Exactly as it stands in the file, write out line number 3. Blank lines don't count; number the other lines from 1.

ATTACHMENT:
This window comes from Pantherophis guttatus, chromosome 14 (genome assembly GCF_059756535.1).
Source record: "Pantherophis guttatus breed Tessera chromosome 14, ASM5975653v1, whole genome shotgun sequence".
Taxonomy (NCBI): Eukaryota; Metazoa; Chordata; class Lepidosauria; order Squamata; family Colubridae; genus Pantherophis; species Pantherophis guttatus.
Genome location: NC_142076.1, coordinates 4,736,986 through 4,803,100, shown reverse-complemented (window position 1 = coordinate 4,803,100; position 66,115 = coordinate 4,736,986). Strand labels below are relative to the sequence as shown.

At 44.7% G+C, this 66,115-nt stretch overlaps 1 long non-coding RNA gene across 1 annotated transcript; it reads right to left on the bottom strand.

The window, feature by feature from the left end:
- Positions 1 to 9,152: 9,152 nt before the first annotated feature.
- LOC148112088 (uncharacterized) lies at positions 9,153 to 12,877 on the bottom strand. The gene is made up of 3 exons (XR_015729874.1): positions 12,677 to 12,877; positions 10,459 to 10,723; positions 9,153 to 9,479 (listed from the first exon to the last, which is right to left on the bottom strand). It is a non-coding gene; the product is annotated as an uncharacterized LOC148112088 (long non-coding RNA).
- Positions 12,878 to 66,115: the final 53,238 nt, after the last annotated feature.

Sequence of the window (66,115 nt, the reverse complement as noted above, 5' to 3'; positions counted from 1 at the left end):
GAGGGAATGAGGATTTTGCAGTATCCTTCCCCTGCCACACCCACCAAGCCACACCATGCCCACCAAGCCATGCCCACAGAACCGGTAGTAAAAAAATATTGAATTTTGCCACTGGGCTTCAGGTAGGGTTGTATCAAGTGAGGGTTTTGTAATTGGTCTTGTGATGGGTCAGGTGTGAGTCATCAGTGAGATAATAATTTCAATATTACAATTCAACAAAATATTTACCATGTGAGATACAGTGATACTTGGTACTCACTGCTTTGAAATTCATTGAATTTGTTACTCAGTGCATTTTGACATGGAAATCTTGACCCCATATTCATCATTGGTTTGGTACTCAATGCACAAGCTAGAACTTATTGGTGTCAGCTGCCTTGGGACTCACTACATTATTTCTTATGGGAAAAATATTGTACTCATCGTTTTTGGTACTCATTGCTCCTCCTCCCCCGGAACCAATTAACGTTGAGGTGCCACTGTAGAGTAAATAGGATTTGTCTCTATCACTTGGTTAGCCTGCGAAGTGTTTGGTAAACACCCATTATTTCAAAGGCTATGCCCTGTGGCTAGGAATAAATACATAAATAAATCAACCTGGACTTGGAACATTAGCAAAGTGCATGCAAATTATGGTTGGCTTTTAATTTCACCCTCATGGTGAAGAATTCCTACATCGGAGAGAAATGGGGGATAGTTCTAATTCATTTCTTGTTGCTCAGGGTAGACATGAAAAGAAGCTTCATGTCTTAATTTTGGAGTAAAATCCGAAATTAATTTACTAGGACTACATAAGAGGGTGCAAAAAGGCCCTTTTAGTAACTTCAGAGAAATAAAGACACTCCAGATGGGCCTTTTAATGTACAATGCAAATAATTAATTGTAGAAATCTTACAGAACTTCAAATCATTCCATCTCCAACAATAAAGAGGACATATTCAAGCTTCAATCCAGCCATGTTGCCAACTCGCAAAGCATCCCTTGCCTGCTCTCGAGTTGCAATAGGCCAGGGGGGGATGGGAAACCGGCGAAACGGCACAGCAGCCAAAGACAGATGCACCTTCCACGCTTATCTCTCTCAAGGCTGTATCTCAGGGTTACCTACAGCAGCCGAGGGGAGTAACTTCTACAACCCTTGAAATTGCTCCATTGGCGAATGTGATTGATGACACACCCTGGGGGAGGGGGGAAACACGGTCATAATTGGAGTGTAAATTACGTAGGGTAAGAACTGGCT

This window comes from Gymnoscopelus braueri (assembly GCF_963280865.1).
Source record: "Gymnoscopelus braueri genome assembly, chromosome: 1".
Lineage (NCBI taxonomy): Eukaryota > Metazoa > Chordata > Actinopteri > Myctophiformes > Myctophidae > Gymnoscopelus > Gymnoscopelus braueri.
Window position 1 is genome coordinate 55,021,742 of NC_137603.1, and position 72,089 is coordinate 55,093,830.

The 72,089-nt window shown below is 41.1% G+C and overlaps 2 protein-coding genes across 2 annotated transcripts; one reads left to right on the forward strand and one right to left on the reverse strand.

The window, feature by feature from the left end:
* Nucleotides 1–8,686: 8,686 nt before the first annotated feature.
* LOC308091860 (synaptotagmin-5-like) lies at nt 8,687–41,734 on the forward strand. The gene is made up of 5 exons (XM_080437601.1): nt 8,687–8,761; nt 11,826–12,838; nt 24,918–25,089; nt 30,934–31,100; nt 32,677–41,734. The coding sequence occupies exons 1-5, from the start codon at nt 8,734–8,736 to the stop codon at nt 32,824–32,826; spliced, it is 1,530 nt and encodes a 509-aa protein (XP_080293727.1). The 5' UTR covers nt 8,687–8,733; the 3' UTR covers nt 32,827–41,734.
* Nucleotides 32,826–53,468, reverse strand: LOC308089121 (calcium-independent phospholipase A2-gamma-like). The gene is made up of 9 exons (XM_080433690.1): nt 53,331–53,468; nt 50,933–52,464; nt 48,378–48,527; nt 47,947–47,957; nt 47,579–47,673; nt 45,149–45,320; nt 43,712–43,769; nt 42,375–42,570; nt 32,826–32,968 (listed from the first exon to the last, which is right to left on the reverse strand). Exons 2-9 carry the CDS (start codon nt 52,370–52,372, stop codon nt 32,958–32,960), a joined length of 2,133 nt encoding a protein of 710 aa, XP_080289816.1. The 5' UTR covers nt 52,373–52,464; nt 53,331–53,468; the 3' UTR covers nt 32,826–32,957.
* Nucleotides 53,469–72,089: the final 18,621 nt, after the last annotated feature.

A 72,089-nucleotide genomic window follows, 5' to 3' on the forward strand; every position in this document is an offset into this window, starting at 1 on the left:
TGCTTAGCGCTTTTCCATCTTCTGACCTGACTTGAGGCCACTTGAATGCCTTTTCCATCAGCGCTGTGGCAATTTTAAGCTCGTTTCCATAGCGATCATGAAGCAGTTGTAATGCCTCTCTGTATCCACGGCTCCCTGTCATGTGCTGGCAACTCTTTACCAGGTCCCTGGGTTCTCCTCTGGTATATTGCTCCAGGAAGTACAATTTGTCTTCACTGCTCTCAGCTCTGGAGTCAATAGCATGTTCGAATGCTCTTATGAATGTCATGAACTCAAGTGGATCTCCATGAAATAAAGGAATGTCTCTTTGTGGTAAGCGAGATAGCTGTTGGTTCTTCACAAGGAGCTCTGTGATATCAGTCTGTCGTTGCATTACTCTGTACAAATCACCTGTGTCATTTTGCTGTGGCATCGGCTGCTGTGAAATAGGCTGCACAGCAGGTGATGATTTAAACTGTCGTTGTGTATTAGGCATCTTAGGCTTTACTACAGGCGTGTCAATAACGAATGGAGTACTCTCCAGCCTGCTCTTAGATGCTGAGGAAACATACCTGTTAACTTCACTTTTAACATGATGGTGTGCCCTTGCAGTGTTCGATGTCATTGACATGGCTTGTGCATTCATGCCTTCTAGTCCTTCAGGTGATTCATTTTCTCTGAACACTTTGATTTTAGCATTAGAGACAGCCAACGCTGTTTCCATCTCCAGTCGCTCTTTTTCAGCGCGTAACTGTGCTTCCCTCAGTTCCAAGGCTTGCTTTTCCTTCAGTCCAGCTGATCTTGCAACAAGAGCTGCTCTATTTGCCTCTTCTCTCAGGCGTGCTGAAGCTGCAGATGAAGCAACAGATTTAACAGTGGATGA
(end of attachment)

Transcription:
Taxonomy (NCBI): Eukaryota; Metazoa; Chordata; class Lepidosauria; order Squamata; family Colubridae; genus Pantherophis; species Pantherophis guttatus.